I know, it feels early to be wishing one another a Happy Thanksgiving and Merry Christmas. But it’s not! I don’t know about you, but time is literally flying by for me. The truth is that we are just a few weeks away from the holiday season.
Thanksgiving and Christmas are wonderful times of the year. There are cherished memories of past celebrations that we hold dear, as well as current expectations for how things will turn out this year.
For many, life is different this year than last. Things may be better, prayers answered in the way hoped for, and reasons to celebrate with loved ones. For a lot people though, the upcoming holiday season is met with saddness, loss and uncertainty. Financial changes may also be a concern as the expenses of the holidays start to present themselves.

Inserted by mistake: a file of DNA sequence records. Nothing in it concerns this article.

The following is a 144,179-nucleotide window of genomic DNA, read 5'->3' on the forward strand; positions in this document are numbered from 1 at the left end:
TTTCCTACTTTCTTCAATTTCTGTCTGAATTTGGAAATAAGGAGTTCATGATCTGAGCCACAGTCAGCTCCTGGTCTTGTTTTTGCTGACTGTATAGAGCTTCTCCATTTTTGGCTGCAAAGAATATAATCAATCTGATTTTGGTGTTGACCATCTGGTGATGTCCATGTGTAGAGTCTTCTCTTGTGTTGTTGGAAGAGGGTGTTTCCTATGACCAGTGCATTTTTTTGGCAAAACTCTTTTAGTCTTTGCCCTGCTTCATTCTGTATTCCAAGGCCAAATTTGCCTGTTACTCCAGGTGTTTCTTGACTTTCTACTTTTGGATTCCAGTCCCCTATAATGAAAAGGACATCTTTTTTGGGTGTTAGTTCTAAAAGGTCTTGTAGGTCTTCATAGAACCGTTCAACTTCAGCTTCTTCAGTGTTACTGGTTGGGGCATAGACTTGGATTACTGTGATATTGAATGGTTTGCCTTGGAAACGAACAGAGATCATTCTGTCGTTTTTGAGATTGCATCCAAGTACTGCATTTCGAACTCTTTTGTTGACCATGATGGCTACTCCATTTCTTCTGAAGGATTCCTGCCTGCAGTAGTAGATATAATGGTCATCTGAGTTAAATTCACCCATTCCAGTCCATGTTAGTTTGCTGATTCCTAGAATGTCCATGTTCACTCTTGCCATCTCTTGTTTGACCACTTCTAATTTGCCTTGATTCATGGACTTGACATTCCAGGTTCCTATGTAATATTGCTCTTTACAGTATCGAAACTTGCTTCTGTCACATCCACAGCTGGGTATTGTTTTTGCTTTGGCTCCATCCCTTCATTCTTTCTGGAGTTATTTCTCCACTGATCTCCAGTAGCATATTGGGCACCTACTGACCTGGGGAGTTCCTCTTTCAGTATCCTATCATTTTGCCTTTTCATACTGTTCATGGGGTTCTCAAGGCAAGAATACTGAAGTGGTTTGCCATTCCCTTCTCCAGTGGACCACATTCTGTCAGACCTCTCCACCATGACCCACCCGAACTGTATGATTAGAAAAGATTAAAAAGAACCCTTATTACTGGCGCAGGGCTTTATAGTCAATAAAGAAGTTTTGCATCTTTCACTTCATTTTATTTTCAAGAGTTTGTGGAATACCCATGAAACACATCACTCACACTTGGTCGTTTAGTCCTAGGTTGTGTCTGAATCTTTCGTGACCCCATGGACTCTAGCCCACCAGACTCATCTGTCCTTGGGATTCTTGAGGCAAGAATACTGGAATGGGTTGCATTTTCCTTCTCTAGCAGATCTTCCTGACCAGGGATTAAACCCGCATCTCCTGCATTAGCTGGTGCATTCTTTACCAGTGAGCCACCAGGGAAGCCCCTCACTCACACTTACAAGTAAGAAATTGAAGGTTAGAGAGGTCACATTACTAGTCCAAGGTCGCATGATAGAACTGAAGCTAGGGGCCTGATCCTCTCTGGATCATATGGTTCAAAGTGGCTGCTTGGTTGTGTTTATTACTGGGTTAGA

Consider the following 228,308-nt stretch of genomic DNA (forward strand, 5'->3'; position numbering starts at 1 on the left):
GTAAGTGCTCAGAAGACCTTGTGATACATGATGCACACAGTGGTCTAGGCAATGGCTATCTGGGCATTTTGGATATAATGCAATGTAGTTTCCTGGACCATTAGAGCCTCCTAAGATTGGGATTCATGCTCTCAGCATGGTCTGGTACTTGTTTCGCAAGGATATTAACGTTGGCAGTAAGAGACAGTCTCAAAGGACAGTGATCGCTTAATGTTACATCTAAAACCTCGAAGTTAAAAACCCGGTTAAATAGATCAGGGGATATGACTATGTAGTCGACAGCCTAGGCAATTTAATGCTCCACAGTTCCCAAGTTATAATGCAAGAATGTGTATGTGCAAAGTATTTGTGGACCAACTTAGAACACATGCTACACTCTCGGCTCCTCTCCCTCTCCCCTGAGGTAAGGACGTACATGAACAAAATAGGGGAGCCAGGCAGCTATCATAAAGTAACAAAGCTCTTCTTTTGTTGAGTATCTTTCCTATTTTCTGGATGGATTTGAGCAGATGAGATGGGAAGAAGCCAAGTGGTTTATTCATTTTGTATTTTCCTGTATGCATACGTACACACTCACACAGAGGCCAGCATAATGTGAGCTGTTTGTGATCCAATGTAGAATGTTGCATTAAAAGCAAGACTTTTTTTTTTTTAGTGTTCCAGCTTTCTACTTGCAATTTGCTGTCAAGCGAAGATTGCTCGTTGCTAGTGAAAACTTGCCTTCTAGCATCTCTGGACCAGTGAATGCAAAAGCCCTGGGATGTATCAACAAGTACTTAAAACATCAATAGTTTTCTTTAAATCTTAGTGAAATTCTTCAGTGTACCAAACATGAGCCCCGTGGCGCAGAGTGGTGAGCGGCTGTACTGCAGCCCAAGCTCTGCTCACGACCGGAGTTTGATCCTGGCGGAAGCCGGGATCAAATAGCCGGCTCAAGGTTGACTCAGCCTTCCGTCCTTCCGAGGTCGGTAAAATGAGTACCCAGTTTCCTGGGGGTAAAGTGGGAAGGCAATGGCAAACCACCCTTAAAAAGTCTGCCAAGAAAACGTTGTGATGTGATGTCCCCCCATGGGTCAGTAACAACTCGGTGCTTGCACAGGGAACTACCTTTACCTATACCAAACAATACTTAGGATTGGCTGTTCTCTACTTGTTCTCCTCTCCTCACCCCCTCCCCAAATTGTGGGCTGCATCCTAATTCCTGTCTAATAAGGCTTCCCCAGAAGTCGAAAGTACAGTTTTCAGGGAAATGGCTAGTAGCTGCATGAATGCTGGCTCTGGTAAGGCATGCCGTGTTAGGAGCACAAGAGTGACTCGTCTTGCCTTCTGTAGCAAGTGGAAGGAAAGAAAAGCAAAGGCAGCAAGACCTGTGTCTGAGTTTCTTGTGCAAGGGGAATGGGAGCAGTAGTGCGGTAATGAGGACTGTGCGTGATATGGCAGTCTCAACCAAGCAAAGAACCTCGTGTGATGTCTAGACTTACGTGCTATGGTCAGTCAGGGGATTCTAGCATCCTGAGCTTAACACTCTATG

Whether you are excited or already worried about the holidays to come, it is important to set aside some quiet time to think about what worked last year and what do you need to do different this year. Set realistic goals and expections; especially around relationships. If Uncle Joe was difficult to be around last year, he probably will be again this year! So how can you take care of yourself? Regarding finances, create a budget and stick to it as best you can. On your calendar, block out time for relaxing and rest. Take charge of the things that are within your control.
Above everything else, keep things simple so that more of your focus can be on the One who deserves it most.